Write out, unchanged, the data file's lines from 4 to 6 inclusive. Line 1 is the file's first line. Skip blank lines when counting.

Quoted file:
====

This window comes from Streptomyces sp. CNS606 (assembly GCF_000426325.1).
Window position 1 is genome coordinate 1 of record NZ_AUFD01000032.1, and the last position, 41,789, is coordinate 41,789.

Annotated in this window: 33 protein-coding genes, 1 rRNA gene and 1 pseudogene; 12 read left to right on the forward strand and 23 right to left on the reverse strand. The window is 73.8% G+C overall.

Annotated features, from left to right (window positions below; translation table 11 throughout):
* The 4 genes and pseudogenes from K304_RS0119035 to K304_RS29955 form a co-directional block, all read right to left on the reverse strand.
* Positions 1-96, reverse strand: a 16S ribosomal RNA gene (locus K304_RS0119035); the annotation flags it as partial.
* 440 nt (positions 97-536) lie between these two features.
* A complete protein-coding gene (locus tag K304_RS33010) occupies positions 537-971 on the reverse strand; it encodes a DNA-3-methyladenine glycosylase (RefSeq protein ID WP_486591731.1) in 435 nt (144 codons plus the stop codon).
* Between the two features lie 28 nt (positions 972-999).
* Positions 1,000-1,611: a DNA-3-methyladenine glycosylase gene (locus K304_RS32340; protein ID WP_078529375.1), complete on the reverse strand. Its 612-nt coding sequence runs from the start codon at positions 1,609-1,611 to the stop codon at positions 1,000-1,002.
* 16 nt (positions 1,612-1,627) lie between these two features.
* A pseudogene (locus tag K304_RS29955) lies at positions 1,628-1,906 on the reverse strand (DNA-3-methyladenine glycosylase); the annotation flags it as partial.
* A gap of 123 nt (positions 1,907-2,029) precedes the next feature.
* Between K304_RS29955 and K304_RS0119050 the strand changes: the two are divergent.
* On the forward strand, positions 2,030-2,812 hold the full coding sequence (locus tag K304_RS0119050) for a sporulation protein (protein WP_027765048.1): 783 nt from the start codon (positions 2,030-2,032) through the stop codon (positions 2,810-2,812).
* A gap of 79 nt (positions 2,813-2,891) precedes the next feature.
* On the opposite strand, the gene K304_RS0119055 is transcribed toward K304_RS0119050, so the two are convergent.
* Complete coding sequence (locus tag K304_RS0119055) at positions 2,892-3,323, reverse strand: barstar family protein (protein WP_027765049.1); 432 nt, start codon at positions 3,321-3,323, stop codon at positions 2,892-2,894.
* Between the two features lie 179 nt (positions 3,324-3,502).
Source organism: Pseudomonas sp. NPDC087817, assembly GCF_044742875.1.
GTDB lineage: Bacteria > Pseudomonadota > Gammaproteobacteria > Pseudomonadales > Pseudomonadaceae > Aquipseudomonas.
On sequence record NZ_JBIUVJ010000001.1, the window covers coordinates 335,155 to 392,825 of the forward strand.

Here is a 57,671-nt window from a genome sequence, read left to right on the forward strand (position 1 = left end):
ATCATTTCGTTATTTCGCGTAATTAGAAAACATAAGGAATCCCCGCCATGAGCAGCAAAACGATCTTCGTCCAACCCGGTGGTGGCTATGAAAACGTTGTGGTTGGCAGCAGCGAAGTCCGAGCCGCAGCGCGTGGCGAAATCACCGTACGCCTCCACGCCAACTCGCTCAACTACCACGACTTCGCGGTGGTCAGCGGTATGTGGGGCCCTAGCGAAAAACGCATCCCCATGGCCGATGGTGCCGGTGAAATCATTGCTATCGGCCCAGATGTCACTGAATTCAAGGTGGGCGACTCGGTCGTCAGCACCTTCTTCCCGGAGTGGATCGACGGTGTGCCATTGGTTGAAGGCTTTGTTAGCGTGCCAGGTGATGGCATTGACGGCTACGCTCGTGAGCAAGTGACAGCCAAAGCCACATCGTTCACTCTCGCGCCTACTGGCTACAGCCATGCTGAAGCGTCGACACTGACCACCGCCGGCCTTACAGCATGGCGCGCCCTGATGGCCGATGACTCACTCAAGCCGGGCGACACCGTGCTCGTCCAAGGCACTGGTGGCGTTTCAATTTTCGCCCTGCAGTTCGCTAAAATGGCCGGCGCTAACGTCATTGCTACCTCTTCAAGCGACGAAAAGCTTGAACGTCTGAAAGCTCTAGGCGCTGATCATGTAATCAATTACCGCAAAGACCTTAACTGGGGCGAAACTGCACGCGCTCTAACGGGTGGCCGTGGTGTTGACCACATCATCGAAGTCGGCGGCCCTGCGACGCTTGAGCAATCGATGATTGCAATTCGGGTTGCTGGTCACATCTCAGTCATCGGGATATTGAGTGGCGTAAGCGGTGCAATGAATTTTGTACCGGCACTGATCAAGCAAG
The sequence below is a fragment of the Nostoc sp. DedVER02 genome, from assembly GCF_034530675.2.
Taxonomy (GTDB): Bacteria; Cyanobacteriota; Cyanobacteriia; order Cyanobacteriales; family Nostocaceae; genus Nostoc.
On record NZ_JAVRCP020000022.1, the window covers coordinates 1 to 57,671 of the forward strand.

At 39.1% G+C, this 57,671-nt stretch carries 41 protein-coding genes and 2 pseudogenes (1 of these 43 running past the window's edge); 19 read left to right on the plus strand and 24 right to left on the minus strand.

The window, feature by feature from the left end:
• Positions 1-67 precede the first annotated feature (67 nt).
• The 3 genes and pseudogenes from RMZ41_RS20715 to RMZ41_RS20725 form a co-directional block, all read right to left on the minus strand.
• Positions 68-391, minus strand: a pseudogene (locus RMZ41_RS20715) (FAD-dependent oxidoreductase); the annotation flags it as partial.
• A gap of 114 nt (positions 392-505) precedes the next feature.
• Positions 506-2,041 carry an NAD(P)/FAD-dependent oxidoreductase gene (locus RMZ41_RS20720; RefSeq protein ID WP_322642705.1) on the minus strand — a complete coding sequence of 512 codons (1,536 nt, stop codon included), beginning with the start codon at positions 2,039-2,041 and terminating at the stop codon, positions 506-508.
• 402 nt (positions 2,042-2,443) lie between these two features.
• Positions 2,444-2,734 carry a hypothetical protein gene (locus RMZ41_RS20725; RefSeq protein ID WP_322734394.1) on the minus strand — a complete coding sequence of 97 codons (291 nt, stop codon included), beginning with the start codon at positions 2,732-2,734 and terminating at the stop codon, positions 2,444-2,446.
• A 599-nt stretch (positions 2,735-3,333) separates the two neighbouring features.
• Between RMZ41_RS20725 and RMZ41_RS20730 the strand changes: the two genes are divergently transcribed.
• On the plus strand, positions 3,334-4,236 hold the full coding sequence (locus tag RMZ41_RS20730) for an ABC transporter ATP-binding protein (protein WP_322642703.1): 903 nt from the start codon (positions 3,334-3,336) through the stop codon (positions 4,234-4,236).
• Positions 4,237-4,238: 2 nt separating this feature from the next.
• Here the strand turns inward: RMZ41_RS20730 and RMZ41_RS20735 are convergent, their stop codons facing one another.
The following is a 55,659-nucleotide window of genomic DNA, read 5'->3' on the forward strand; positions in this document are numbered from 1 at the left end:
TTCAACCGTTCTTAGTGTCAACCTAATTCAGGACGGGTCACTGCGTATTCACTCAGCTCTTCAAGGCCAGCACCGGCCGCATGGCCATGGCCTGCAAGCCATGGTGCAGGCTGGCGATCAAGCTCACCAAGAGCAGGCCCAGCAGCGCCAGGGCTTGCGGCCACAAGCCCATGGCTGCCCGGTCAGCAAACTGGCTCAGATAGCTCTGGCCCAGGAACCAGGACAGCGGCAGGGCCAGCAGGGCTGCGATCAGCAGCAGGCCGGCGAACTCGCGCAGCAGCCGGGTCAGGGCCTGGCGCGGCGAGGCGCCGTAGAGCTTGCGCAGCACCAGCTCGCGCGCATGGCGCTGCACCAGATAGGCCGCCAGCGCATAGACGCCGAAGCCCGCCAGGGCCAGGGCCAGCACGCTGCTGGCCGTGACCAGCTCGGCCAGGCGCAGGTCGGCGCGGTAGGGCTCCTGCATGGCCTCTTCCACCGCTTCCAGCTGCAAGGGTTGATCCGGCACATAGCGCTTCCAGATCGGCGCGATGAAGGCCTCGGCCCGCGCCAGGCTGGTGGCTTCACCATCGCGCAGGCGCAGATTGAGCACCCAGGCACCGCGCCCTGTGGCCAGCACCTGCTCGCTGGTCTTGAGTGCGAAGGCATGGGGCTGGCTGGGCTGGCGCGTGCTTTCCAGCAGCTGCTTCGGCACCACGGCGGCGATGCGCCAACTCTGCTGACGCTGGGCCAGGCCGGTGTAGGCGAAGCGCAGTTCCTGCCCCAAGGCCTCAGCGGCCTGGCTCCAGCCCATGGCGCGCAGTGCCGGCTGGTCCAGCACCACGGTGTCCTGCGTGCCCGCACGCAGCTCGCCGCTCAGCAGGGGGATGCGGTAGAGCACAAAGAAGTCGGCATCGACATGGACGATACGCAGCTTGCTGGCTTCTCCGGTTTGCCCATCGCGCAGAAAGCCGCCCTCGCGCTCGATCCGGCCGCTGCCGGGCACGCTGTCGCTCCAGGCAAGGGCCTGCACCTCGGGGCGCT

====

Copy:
Annotated features, from left to right (window positions below; translation table 11 throughout):
* The 4 genes and pseudogenes from K304_RS0119035 to K304_RS29955 form a co-directional block, all read right to left on the reverse strand.
* Positions 1-96, reverse strand: a 16S ribosomal RNA gene (locus K304_RS0119035); the annotation flags it as partial.